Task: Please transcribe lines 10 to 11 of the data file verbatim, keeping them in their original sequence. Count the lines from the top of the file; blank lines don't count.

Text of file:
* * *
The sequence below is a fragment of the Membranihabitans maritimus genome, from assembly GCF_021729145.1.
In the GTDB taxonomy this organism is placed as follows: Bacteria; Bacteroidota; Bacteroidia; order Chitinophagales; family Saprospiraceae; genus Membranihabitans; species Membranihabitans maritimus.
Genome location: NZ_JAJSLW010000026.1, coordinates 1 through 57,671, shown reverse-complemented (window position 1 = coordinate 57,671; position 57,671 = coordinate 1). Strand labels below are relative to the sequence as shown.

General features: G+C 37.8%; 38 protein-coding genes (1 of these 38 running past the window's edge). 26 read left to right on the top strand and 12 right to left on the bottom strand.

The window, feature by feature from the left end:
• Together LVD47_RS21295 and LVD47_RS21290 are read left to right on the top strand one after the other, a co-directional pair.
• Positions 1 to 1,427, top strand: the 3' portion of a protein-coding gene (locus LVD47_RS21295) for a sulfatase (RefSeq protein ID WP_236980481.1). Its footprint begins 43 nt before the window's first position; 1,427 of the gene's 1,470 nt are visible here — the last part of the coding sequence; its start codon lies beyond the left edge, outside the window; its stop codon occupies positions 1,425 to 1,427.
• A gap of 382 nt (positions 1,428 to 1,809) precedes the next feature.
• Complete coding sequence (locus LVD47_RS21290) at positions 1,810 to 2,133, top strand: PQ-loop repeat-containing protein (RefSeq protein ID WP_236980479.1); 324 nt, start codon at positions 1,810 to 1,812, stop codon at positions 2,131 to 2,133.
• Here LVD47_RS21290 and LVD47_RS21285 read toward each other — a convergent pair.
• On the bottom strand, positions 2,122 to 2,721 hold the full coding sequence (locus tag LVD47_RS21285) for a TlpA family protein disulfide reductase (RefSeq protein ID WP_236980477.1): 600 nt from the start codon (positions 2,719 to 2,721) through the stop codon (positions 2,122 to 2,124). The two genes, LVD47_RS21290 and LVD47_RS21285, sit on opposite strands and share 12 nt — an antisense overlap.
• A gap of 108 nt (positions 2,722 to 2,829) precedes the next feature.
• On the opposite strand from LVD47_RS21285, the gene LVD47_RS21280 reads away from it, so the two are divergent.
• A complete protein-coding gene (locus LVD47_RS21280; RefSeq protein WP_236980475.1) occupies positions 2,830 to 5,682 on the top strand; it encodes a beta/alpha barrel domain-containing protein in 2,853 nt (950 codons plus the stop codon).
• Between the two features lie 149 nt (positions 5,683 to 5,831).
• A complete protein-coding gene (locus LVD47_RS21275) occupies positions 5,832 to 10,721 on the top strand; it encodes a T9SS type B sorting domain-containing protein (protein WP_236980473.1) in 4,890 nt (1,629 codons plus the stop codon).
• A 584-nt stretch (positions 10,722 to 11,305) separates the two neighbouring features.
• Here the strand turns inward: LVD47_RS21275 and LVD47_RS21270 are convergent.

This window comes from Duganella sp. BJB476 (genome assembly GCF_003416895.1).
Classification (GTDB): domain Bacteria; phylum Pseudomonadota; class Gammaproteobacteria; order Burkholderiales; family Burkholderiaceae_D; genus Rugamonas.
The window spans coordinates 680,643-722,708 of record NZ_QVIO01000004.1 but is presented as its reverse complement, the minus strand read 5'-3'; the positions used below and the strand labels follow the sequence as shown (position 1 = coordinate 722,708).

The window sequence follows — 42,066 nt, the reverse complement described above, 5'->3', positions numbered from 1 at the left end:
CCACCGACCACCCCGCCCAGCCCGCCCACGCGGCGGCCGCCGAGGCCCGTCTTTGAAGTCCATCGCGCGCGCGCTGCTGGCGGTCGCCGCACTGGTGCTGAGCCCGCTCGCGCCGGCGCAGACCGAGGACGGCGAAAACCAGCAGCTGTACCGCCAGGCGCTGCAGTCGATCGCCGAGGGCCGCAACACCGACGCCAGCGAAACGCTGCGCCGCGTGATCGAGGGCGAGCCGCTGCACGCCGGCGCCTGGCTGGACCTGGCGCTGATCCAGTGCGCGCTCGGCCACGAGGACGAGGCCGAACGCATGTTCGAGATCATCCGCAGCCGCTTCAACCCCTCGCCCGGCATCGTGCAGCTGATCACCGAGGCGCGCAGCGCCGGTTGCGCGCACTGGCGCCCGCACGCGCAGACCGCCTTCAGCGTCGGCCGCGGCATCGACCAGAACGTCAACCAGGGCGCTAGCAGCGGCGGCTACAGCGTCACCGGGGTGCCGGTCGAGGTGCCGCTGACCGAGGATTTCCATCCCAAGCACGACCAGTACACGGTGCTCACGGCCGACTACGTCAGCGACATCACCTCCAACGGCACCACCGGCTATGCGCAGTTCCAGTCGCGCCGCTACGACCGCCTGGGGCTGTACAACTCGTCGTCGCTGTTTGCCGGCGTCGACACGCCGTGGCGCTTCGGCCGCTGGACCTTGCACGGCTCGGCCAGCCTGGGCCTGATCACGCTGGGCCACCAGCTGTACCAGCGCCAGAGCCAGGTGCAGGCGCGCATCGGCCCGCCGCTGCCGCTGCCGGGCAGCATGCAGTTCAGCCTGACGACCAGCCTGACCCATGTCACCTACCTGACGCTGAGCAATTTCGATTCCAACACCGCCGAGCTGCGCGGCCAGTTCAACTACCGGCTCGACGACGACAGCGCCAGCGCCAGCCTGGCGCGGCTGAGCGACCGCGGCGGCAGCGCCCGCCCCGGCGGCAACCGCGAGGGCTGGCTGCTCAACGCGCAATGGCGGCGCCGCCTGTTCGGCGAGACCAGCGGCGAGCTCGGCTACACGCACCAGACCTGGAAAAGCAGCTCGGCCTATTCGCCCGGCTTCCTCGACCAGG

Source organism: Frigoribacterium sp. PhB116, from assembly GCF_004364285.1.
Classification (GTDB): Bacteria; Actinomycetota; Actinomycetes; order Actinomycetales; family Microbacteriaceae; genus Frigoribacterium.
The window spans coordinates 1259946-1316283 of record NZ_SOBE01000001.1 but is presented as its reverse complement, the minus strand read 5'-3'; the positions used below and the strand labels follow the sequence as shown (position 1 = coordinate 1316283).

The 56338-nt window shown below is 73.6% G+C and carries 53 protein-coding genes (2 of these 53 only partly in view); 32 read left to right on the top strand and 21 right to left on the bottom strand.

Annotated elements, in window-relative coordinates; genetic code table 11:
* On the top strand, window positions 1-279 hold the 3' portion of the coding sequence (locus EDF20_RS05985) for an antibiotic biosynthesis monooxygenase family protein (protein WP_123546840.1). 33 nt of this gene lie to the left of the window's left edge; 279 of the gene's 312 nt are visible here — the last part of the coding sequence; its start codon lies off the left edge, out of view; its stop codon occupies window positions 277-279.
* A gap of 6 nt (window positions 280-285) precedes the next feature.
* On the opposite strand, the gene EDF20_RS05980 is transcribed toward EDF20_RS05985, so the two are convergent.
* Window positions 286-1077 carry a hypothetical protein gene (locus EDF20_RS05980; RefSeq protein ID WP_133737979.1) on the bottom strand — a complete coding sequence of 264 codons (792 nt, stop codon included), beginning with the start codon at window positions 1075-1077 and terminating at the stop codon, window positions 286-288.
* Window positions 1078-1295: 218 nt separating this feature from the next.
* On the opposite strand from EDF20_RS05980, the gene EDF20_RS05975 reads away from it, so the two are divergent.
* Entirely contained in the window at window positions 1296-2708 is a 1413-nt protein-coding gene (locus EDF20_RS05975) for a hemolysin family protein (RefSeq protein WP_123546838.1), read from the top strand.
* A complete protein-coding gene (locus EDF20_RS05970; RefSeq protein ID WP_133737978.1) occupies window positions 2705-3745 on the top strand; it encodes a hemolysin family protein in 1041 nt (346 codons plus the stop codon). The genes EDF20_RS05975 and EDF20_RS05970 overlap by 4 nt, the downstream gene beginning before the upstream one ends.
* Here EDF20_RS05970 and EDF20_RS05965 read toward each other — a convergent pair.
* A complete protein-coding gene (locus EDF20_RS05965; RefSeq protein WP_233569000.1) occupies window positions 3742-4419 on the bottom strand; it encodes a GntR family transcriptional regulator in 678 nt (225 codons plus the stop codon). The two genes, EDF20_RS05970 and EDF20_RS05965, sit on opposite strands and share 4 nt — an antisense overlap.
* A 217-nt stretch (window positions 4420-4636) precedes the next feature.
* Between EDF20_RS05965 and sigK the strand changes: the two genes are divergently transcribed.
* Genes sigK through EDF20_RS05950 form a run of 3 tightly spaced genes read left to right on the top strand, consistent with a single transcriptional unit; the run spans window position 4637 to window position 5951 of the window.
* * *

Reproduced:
• Here LVD47_RS21290 and LVD47_RS21285 read toward each other — a convergent pair.
• On the bottom strand, positions 2,122 to 2,721 hold the full coding sequence (locus tag LVD47_RS21285) for a TlpA family protein disulfide reductase (RefSeq protein ID WP_236980477.1): 600 nt from the start codon (positions 2,719 to 2,721) through the stop codon (positions 2,122 to 2,124). The two genes, LVD47_RS21290 and LVD47_RS21285, sit on opposite strands and share 12 nt — an antisense overlap.